The novel Disclosure was pure Michael Crichton: a fast, alarmist, topical read without so much as a pebble of complexity to trouble the waters. Crichton no longer writes books; he writes Soon-to-Be-Major-Motion-Pictures. Yet Disclosure raised many hackles upon publication, as has the movie version, which is far superior simply by virtue of not shoving tons of technobabble down our throats. (Crichton lingers over descriptions of CD-ROM drives the way Judith Krantz lingers over orgasms.) Crichton is famous for tailoring his novels to Hollywood players: Jurassic Park practically had “Property of Steven Spielberg” stamped across its dust jacket, Rising Sun was written for Sean Connery, and Disclosure was so bald in its intentions that book critics wondered who would star opposite Michael Douglas in the movie. The odds-on favorites were Glenn Close or Sharon Stone, but Demi Moore won out.

Was Crichton, in fashioning a reverse-sexual-harassment plot, really doing what he said he was doing? The novel had a trashy-contemplative aura designed to make you think you were being made to think. Tackling this hot-button issue laterally, Crichton came up empty: The plot motor is still a beleaguered white guy’s anger at losing what little power he’s managed to attain. The junky, resentful novelty of the book is also present in the movie, but the director, Barry Levinson, has the wit to steer around it. His Disclosure is explicitly about power in all its corrosive aspects. The issue now is not whether it’s plausible for a woman to subject a man to sexual harassment (and the dynamics are too different to be comparable). The movie’s subject is the intricate web of paranoia and competitive aggression that creeps down and smothers any flicker of loyalty.

Levinson and scripter Paul Attanasio make clear that Disclosure will concern not sexual harassment, but false claims of it. The protagonist, Tom Sanders (Douglas, of course), a happily married father of two and an engineering exec at a computer firm, watches as his former lover, Meredith Johnson (Moore), snags the VP slot he covets. What happens next can be interpreted any number of ways. Meredith invites Tom up to her office and aggressively jumps him. He repeatedly says no, but to what extent does no mean yes in this situation? She gets him so worked up that he throws himself upon her, then snaps out of it and withdraws. Frustrated and enraged, she shrieks at him and storms out; the next day, she slaps him with a harassment claim. Given the lousy option of demotion and relocation, Tom threatens to countercharge Meredith.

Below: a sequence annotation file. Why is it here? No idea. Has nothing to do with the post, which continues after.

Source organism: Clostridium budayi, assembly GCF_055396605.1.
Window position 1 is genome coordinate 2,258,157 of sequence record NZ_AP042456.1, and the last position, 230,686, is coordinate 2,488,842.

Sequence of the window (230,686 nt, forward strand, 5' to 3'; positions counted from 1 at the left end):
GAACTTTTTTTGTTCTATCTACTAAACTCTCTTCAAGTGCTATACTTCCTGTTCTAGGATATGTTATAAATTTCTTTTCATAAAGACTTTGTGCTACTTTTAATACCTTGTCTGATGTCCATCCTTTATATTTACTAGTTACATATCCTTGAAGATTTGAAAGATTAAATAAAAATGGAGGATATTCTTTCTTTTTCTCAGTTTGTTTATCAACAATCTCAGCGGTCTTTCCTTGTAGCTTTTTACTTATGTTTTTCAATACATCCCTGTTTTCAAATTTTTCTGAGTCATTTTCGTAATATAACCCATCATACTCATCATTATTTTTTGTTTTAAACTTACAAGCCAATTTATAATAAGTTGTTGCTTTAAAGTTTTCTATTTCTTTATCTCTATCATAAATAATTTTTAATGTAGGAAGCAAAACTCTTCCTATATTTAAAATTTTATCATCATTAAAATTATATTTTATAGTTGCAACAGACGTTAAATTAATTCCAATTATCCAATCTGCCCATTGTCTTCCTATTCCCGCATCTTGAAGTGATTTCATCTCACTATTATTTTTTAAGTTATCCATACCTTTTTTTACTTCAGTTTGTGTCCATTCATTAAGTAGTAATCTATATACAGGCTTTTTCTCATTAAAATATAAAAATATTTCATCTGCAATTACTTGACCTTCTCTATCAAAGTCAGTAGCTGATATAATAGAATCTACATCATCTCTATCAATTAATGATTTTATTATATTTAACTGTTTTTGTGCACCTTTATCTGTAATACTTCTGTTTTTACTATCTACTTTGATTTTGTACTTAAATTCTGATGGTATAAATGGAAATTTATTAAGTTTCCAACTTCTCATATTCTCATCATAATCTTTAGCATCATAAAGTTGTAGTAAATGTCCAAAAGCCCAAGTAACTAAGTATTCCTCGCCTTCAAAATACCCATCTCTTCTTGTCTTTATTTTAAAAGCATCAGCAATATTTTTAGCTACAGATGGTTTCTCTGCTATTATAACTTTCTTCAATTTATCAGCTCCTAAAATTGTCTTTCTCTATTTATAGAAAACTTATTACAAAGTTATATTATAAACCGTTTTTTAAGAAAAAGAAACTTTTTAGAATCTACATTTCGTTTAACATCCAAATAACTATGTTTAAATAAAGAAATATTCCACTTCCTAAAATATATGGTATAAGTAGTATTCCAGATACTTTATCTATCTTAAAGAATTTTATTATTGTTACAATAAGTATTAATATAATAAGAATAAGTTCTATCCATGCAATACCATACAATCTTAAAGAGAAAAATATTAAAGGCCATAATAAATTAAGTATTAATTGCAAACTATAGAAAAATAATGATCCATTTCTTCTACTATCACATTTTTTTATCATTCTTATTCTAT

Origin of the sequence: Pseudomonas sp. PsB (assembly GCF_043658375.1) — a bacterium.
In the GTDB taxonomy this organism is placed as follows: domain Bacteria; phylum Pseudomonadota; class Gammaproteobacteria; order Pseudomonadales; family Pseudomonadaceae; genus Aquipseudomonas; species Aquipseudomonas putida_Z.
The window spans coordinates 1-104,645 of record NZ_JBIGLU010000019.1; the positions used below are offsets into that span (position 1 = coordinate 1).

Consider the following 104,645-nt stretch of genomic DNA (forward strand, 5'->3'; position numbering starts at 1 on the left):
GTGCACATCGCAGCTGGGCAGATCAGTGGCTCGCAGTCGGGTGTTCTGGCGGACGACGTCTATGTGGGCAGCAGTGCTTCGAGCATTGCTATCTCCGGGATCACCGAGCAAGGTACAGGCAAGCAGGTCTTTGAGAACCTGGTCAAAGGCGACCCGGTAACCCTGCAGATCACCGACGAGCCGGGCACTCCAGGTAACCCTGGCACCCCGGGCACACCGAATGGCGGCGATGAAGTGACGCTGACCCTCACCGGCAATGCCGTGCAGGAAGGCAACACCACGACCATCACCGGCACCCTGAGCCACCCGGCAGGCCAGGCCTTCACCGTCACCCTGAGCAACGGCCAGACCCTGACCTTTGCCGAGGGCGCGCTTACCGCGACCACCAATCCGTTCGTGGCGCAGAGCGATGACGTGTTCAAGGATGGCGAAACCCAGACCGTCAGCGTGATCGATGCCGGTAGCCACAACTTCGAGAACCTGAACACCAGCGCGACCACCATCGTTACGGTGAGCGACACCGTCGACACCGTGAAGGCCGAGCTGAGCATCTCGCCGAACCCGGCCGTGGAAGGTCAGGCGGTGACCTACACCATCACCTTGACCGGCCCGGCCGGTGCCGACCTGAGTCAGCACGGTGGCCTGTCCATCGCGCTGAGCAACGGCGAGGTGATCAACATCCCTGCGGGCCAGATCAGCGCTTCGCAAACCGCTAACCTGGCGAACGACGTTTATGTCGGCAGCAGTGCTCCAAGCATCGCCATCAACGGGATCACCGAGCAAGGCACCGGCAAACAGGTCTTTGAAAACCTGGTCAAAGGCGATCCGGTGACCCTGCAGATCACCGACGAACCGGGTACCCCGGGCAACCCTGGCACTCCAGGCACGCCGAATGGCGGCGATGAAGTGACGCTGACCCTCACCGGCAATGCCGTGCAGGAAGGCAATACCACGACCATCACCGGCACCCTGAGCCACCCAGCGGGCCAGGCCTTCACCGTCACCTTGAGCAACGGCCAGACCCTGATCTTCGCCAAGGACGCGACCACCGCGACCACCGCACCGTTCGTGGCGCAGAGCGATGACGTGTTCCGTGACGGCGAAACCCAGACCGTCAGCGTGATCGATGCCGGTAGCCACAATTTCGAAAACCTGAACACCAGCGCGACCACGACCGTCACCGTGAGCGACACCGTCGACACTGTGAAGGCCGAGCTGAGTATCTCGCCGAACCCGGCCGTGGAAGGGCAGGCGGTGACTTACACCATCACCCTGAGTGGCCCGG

There’s much debate over whether Meredith abused her power — she, being his boss, put him in that awkward situation — and whether Tom should have had the immediate wherewithal to defuse the festivities before they went too far. That was Crichton’s thesis; he turned personal accountability into a bland abstract issue. The movie breathes less heavily about ethics, preferring instead to explore this office misadventure (ludicrous on the face of it) as a metaphor for the rapist mentality of corporate America. Big-business power plays have always seemed like expressions of impacted sexuality — think of terms like “acquisition,” “hostile takeover,” “merger” — but few films besides Disclosure have approached the Freudian corporate subtext as a vehicle for satire. Tom almost gets taken over by the hostile Meredith, who would like to acquire him and definitely merge with him; and because he’s Michael Douglas and not a woman, we feel freer to laugh. In his shrewd-earnest way, Michael Crichton was (maybe unconsciously) on to something. Disclosure told its male readers what too many women already knew: how it feels to be screwed, in all senses of the word, by someone vicious and more powerful.